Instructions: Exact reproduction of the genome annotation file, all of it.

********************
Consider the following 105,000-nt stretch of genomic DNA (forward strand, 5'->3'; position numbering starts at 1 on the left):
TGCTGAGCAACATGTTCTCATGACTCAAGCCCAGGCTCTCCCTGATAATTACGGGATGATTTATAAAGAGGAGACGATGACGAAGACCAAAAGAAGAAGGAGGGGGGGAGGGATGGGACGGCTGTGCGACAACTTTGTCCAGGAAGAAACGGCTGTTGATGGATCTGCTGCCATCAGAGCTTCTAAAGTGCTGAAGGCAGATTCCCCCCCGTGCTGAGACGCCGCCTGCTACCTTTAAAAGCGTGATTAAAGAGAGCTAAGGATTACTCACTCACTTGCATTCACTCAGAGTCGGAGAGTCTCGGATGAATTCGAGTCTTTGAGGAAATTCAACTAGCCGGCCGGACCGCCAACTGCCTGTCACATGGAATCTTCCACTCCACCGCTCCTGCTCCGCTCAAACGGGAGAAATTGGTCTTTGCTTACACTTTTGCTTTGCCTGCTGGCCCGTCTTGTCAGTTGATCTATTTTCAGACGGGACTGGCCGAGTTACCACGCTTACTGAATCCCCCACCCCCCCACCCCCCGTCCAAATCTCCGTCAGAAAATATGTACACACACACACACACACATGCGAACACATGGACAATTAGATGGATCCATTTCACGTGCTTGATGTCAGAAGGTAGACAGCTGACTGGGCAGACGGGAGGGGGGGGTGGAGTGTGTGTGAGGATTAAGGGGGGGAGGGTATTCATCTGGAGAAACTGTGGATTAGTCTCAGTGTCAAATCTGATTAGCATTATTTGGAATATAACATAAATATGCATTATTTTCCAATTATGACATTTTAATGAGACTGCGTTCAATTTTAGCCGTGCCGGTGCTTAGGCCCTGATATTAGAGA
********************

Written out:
Consider the following 105,000-nt stretch of genomic DNA (forward strand, 5'->3'; position numbering starts at 1 on the left):
TGCTGAGCAACATGTTCTCATGACTCAAGCCCAGGCTCTCCCTGATAATTACGGGATGATTTATAAAGAGGAGACGATGACGAAGACCAAAAGAAGAAGGAGGGGGGGAGGGATGGGACGGCTGTGCGACAACTTTGTCCAGGAAGAAACGGCTGTTGATGGATCTGCTGCCATCAGAGCTTCTAAAGTGCTGAAGGCAGATTCCCCCCCGTGCTGAGACGCCGCCTGCTACCTTTAAAAGCGTGATTAAAGAGAGCTAAGGATTACTCACTCACTTGCATTCACTCAGAGTCGGAGAGTCTCGGATGAATTCGAGTCTTTGAGGAAATTCAACTAGCCGGCCGGACCGCCAACTGCCTGTCACATGGAATCTTCCACTCCACCGCTCCTGCTCCGCTCAAACGGGAGAAATTGGTCTTTGCTTACACTTTTGCTTTGCCTGCTGGCCCGTCTTGTCAGTTGATCTATTTTCAGACGGGACTGGCCGAGTTACCACGCTTACTGAATCCCCCACCCCCCCACCCCCCGTCCAAATCTCCGTCAGAAAATATGTACACACACACACACACACATGCGAACACATGGACAATTAGATGGATCCATTTCACGTGCTTGATGTCAGAAGGTAGACAGCTGACTGGGCAGACGGGAGGGGGGGGTGGAGTGTGTGTGAGGATTAAGGGGGGGAGGGTATTCATCTGGAGAAACTGTGGATTAGTCTCAGTGTCAAATCTGATTAGCATTATTTGGAATATAACATAAATATGCATTATTTTCCAATTATGACATTTTAATGAGACTGCGTTCAATTTTAGCCGTGCCGGTGCTTAGGCCCTGATATTAGAGA